School of Civil, Environmental and Mining Engineering

Finding better foundations for structures in soft ground

James Doherty

Associate Professor James Doherty

CEME

November 2014

James Doherty and his colleagues are helping the construction industry come up with better ways of building structures in soft soils and clay—by testing proposed foundations to the point of failure.

Part of his research is to be used collaboratively in a global competition for civil engineers and he’s also developing web-based applications to take some of the guesswork out of designing better foundation systems.

Associate Professor Doherty is a geotechnical engineer who specialises in numerical modelling at the School of Civil, Environmental and Mining Engineering (CEME) at the University of Western Australia.

The research undertaken through CEME will end up helping provide better foundations for infrastructure such as bridges and rail lines; buildings; and even oil and gas structures built at the bottom of the ocean.

“Obviously, you only get one go at building a big piece of infrastructure so you want to be able to predict how it behaves before you build it,” Associate Professor Doherty says.

“So we use numerical modelling tools to build models that capture the important physical mechanisms that take place and simulate those so we can design things such as foundations.”

He says engineers are generally pretty good at determining the capacity of foundations and how strong they are.
What you also need to do is monitor ground movement in softer grounds such as clays and seabed sand.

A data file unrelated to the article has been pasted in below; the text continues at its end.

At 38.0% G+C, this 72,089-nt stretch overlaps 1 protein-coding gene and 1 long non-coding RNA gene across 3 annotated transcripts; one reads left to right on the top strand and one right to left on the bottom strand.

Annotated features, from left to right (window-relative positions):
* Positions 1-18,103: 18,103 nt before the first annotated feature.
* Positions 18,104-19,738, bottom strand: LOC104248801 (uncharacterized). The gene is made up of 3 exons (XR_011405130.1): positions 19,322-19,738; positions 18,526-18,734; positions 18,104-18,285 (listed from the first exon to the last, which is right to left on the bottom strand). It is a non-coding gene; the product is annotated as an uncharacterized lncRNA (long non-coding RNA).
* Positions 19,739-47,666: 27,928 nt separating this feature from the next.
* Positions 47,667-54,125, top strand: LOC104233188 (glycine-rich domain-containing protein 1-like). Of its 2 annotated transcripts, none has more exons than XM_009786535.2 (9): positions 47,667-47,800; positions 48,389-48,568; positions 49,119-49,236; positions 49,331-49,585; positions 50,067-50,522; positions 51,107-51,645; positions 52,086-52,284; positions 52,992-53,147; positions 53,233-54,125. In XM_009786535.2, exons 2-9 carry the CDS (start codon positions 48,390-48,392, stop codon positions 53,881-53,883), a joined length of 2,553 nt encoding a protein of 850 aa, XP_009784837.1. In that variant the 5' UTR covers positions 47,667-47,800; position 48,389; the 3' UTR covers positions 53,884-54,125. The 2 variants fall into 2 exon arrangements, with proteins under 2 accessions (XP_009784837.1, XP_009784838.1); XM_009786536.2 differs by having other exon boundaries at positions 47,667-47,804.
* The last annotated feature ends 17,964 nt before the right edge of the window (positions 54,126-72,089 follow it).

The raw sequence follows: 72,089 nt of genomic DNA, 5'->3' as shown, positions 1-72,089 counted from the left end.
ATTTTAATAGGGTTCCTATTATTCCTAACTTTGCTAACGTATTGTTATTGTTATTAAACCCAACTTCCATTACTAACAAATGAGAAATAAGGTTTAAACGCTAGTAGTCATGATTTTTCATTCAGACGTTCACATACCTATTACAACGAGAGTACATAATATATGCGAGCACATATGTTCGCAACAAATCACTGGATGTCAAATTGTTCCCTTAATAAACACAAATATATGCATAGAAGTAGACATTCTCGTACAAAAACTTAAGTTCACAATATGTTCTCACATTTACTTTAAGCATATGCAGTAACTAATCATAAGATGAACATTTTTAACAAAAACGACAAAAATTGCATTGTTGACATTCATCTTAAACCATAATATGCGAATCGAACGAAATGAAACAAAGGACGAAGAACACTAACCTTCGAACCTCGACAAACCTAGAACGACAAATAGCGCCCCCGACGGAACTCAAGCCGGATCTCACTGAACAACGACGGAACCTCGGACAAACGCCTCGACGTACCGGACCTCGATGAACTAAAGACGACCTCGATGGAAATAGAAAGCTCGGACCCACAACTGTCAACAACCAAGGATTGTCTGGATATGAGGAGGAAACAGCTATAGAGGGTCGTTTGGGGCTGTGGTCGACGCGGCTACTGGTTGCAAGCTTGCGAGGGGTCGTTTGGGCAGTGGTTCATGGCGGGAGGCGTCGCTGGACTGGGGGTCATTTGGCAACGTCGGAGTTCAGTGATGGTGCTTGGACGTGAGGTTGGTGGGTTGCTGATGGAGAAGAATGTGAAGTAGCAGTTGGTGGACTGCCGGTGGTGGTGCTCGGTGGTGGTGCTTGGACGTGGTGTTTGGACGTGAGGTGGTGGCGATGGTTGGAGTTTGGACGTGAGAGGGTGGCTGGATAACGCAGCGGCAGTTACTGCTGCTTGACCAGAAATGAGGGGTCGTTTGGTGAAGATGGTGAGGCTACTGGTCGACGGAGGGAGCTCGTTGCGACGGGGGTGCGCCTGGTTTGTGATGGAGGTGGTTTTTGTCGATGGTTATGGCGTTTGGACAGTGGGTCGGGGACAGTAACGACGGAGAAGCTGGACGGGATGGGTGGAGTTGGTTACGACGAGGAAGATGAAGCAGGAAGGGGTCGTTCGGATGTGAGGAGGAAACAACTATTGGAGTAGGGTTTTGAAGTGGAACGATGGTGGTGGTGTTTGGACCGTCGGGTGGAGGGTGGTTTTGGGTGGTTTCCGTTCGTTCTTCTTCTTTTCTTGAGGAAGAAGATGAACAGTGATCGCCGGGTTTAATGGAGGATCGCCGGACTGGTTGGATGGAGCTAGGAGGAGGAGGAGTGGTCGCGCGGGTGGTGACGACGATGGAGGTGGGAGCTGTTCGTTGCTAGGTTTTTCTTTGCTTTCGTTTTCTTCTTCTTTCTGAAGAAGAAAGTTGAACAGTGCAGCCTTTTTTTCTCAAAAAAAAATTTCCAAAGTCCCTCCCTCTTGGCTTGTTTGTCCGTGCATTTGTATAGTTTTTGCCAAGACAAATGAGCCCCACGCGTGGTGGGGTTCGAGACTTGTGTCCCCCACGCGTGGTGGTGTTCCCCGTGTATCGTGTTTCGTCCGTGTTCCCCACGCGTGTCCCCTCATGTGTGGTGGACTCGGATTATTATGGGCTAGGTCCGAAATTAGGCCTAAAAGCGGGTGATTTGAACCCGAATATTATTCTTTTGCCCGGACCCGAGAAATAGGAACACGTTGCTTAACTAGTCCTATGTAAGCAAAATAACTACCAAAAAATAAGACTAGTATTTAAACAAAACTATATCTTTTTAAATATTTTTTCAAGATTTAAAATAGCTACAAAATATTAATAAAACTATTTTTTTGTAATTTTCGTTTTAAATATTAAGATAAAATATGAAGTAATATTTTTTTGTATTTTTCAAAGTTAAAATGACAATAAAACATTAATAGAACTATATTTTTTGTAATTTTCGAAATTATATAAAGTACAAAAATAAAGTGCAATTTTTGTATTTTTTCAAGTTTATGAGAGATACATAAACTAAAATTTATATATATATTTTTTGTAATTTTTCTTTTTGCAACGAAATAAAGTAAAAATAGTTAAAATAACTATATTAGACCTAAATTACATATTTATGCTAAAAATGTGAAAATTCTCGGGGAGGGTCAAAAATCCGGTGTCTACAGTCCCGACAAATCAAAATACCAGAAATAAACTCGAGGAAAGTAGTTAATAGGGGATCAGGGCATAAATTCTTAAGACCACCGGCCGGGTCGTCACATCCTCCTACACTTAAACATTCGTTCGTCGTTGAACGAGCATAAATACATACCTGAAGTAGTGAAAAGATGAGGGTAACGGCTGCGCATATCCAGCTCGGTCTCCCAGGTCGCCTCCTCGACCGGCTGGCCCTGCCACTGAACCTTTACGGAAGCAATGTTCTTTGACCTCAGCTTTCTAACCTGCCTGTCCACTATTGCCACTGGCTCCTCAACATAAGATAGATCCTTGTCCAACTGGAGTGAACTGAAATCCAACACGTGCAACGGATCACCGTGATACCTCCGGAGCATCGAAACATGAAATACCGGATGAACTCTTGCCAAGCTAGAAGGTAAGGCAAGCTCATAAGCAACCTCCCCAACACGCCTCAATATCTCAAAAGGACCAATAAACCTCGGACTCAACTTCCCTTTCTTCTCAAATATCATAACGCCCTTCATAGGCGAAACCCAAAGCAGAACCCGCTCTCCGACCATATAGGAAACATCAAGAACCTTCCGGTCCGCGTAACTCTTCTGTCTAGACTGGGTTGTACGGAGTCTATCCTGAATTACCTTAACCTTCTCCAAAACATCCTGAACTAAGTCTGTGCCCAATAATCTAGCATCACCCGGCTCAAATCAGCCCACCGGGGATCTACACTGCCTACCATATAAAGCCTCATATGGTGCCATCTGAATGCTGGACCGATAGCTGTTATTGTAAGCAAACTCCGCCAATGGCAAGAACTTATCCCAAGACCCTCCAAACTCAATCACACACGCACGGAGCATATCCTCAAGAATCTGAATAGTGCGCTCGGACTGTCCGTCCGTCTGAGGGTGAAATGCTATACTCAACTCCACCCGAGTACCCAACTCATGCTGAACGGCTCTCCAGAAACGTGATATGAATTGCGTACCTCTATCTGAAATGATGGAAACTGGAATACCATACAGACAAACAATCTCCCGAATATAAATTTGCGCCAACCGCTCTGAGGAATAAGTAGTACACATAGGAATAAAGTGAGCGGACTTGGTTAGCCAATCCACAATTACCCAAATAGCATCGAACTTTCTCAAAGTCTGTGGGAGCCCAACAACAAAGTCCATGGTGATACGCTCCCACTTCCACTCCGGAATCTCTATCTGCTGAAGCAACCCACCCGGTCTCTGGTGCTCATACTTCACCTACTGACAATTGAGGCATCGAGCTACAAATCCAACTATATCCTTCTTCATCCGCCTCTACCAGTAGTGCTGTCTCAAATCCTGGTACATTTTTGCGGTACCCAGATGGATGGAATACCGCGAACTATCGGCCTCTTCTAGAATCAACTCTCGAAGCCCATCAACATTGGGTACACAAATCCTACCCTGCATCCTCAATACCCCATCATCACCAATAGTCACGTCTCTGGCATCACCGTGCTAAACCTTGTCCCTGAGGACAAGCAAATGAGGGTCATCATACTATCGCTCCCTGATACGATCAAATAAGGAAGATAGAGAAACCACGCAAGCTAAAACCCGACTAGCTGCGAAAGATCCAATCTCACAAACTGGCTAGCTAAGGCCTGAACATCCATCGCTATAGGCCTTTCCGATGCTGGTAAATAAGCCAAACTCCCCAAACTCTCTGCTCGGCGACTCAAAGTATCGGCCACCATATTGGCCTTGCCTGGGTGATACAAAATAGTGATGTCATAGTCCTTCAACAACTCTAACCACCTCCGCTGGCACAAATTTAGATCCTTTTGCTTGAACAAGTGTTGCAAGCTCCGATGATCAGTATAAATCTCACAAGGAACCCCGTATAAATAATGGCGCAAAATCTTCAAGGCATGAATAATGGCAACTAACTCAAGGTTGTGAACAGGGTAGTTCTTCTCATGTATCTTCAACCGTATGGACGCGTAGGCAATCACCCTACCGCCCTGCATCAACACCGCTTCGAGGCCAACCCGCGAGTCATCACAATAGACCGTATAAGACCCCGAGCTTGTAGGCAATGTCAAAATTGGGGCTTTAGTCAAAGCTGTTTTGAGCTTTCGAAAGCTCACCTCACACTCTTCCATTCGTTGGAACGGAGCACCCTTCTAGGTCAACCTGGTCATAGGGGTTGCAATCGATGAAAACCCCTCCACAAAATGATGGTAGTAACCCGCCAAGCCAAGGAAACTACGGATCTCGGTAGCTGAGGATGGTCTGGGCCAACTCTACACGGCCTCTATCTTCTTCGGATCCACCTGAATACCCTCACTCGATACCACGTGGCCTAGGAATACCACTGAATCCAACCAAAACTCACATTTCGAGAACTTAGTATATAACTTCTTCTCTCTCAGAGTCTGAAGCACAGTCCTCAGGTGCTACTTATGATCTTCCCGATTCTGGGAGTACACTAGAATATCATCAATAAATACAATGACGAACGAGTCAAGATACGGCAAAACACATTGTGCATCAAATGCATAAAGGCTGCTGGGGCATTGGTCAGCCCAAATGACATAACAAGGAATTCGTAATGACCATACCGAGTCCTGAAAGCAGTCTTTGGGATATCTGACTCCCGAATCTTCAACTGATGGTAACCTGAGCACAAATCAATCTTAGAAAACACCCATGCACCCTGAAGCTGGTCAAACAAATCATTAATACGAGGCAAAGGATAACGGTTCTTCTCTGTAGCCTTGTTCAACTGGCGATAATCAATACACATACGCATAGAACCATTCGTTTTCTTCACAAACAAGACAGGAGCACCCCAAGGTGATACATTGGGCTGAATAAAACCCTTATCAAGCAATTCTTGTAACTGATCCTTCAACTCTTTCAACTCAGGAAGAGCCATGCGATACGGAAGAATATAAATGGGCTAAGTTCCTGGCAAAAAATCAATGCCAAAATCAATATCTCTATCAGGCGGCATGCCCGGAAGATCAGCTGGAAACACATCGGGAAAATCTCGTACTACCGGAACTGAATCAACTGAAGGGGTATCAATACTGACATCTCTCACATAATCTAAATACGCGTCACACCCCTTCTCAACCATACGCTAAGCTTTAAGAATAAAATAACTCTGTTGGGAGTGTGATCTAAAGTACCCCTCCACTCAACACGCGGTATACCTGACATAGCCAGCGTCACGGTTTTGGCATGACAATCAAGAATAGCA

“Typically, it’s not the strength of a foundation that governs it size or cost, it’s how much we think it’s going to move, its serviceability,” he says.

“A foundation that might move a little bit and cause damage to the structure it is supporting might be a long way from actually failing.”

Part of the research is being undertaken at Ballina in NSW in conjunction with the University of Newcastle and the University of Wollongong.

“At Ballina, we’ve got a soft clay research site where we load up a shallow foundation in soft clay to the point where it fails, and we monitor the full load displacement response,” he says.

“The idea is to see if we can forecast what happened to those foundations using the information we collect as part of our site investigation.”

The research is to be used as part of an international competition for engineers.

“We are going to make all the data available – the size of the footing and the rate we loaded it up to, plus we’re going to make available a lot of the in situ laboratory testing – and we’re going to ask engineers from around the world to predict what happened to the footings,” he says.

He says the Eastern States university partners are interested how such foundations behave in soft soils that support infrastructure such as embankments for rail bridge crossings. Whereas in WA, the emphasis is different.

“This project is more aimed at shallow foundation responses, probably more with applications for subsea infrastructures such as those in the offshore oil and gas environment,” Associate Professor Doherty explains.

With the offshore oil and gas industry, cutting edge developments – such as Gorgon and Prelude – increasingly involve subsea collection structures and pipelines rather than raised platforms.

"Understanding how this stuff works is important,” says Associate Professor Doherty.

“I guess my focus is on numerical modelling because I see it as a powerful tool that can solve lots of potentially important problems and I try to keep it as industry-focused as possible.”


—Tony Malkovic


 

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Tuesday, 8 March, 2016 9:20 AM

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